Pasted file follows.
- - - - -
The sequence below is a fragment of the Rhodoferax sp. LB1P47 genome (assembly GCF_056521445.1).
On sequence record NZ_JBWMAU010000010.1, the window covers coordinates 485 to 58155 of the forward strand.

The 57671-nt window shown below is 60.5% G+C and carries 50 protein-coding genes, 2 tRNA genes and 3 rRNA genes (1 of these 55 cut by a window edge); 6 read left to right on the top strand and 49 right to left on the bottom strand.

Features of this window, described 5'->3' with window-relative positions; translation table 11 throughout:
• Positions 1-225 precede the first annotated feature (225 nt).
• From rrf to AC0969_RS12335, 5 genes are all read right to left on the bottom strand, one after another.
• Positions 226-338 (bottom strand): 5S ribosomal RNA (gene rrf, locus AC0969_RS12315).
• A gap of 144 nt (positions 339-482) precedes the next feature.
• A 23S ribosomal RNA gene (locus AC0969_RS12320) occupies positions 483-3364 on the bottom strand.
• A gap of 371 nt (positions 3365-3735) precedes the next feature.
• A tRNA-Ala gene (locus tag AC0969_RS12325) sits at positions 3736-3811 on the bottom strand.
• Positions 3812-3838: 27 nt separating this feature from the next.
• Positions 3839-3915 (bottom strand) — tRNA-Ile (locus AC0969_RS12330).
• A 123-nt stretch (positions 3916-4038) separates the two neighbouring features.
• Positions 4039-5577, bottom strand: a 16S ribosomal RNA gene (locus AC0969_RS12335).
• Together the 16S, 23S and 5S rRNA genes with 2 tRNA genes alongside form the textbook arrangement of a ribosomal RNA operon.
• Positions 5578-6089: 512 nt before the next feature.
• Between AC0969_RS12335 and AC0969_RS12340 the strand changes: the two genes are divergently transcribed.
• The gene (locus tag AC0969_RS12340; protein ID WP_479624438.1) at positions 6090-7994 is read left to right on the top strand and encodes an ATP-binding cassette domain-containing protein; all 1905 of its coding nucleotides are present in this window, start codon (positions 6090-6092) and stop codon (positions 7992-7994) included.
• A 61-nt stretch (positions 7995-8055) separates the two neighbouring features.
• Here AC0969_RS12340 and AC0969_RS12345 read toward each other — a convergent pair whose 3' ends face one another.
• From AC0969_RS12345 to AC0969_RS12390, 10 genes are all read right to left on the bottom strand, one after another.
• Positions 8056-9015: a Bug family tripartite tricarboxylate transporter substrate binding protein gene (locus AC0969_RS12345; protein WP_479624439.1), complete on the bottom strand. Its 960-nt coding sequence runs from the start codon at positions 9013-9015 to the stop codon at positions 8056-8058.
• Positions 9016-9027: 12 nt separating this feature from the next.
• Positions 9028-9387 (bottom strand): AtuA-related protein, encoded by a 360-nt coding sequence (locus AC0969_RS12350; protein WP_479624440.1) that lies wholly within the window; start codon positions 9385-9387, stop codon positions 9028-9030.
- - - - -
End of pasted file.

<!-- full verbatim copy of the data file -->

The sequence below is a fragment of the Rhodoferax sp. LB1P47 genome (assembly GCF_056521445.1).
On sequence record NZ_JBWMAU010000010.1, the window covers coordinates 485 to 58155 of the forward strand.

The 57671-nt window shown below is 60.5% G+C and carries 50 protein-coding genes, 2 tRNA genes and 3 rRNA genes (1 of these 55 cut by a window edge); 6 read left to right on the top strand and 49 right to left on the bottom strand.

Features of this window, described 5'->3' with window-relative positions; translation table 11 throughout:
• Positions 1-225 precede the first annotated feature (225 nt).
• From rrf to AC0969_RS12335, 5 genes are all read right to left on the bottom strand, one after another.
• Positions 226-338 (bottom strand): 5S ribosomal RNA (gene rrf, locus AC0969_RS12315).
• A gap of 144 nt (positions 339-482) precedes the next feature.
• A 23S ribosomal RNA gene (locus AC0969_RS12320) occupies positions 483-3364 on the bottom strand.
• A gap of 371 nt (positions 3365-3735) precedes the next feature.
• A tRNA-Ala gene (locus tag AC0969_RS12325) sits at positions 3736-3811 on the bottom strand.
• Positions 3812-3838: 27 nt separating this feature from the next.
• Positions 3839-3915 (bottom strand) — tRNA-Ile (locus AC0969_RS12330).
• A 123-nt stretch (positions 3916-4038) separates the two neighbouring features.
• Positions 4039-5577, bottom strand: a 16S ribosomal RNA gene (locus AC0969_RS12335).
• Together the 16S, 23S and 5S rRNA genes with 2 tRNA genes alongside form the textbook arrangement of a ribosomal RNA operon.
• Positions 5578-6089: 512 nt before the next feature.
• Between AC0969_RS12335 and AC0969_RS12340 the strand changes: the two genes are divergently transcribed.
• The gene (locus tag AC0969_RS12340; protein ID WP_479624438.1) at positions 6090-7994 is read left to right on the top strand and encodes an ATP-binding cassette domain-containing protein; all 1905 of its coding nucleotides are present in this window, start codon (positions 6090-6092) and stop codon (positions 7992-7994) included.
• A 61-nt stretch (positions 7995-8055) separates the two neighbouring features.
• Here AC0969_RS12340 and AC0969_RS12345 read toward each other — a convergent pair whose 3' ends face one another.
• From AC0969_RS12345 to AC0969_RS12390, 10 genes are all read right to left on the bottom strand, one after another.
• Positions 8056-9015: a Bug family tripartite tricarboxylate transporter substrate binding protein gene (locus AC0969_RS12345; protein WP_479624439.1), complete on the bottom strand. Its 960-nt coding sequence runs from the start codon at positions 9013-9015 to the stop codon at positions 8056-8058.
• Positions 9016-9027: 12 nt separating this feature from the next.
• Positions 9028-9387 (bottom strand): AtuA-related protein, encoded by a 360-nt coding sequence (locus AC0969_RS12350; protein WP_479624440.1) that lies wholly within the window; start codon positions 9385-9387, stop codon positions 9028-9030.